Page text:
Happy ISAD and keep talking.

  10. Hi Anita,
    I just want to say thank you for such an inspiring, and amazing submission. I love how you included so many personal experiences, I also really love how you acknowledged that people with stutters shouldn’t be afraid to speak up or say what’s on their mind. Very well written also! I would like to know your advice to give to young kids who quite don’t understand yet?

    • Hi Logan. Thanks for your kind words and your important question.

      Are you sure young kids don’t quite understand? A question mark on the face of the teacher, a lift of an eyebrow or a painful looking away from a parent, and soon a comment from another child, will make them aware. So the thing is to make sure that, when they are aware, they directly learn that yes, they have a different speech, but that’s ok. That stuttering, and they themselves, are accepted as they are. At that age it might be too soon to start therapy, but you can start with the parents, give them knowledge, give them tools, give them hope, show them this conference, show them the national stuttering association and (if you’re in the USA, show them FRIENDS and SAY), show them social media (f ex Voice Unearthed).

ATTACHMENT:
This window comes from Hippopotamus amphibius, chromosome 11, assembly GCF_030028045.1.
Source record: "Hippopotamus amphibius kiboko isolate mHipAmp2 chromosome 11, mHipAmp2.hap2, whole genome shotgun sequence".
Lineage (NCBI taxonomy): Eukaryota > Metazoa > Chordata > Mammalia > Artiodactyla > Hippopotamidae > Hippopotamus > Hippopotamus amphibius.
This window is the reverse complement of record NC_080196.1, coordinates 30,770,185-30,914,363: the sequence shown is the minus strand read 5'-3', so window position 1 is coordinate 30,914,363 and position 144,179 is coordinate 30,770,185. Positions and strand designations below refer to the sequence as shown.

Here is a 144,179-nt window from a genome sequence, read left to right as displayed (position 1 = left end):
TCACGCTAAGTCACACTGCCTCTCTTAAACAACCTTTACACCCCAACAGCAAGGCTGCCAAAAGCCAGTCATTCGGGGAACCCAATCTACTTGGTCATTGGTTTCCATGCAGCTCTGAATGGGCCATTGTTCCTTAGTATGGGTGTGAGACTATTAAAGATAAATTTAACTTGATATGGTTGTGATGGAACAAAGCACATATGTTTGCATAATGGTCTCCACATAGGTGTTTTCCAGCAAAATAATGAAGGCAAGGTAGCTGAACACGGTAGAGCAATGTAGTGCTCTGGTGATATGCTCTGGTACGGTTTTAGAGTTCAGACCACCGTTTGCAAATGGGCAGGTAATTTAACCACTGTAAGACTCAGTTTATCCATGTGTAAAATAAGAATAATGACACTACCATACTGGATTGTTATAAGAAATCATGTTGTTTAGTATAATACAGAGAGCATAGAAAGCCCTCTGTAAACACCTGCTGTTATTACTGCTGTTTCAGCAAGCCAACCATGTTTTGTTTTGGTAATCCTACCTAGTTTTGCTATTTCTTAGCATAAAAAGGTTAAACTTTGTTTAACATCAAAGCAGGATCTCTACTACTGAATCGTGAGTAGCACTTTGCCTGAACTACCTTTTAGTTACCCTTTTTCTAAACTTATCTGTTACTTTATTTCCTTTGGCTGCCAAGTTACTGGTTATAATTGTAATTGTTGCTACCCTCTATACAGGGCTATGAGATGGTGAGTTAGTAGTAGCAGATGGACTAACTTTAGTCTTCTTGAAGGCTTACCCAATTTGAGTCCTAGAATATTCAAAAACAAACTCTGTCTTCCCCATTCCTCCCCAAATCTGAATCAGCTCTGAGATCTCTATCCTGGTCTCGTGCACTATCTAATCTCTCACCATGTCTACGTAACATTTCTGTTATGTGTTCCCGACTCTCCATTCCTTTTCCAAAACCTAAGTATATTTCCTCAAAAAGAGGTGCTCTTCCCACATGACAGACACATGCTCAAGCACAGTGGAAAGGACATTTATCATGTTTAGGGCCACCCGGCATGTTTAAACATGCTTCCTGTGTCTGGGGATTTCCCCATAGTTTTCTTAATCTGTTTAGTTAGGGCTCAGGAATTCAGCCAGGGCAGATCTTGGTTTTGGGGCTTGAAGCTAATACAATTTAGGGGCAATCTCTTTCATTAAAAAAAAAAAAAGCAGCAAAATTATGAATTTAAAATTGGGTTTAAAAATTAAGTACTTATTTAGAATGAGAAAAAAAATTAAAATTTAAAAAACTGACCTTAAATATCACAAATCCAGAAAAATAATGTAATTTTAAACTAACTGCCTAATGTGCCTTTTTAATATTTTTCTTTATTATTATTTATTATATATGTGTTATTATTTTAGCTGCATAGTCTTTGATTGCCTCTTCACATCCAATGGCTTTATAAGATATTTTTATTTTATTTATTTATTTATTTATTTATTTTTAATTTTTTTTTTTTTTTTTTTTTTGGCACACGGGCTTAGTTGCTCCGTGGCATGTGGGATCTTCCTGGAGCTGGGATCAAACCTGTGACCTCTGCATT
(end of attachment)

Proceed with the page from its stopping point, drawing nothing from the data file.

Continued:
Parents are of major importance for a child. To be accepted, no matter what, makes all the difference. My stutter was not accepted. Not at home (I was told to stop, to not seek attention, to not speak up at family gatherings, etc), not at school (I was asked to stop, was not allowed in one class, was bullied by students and teachers, and was told to stop studying, as I wouldn’t go anywhere anyway), and not apply for the job I wanted, because of my stutter. Needless to say I tried to kill myself. Everything changed when I met the stuttering community. I learned there’s nothing wrong with me as a person, that it’s not my fault, that I can do anything if I go for it, thanks to the support of others. Today I have a job, a husband, a family, I have travelled the world being a keynote speaker BECAUSE of my stutter, I have teached teachers, and I have been a leader of children and youth camps (http://isad.isastutter.org/isad-2018/papers-presented-by/stories-and-experiences-with-stuttering-by-pws/experience-of-a-pws-heaven-where-everybody-stutters-jurjen-de-jong/) for almost 30 years.

      I have met parents at children camps who thought they would get all the answers, and maybe even a pink pill for their child. And than they meet me, an adult who stutters, and they are devestated. Than I ask them if I appear unhappy… Yes, stuttering sucks and is a tough battle, every single minute of the day (for even when we’re silent, we still think of it). But that doesn’t mean life is over. The more they learn about stuttering, the more they learn about the rights of their child, the more the child, AND THEY THEMSELVES, meet others in the same situation, the more they will realize that they can change the situation.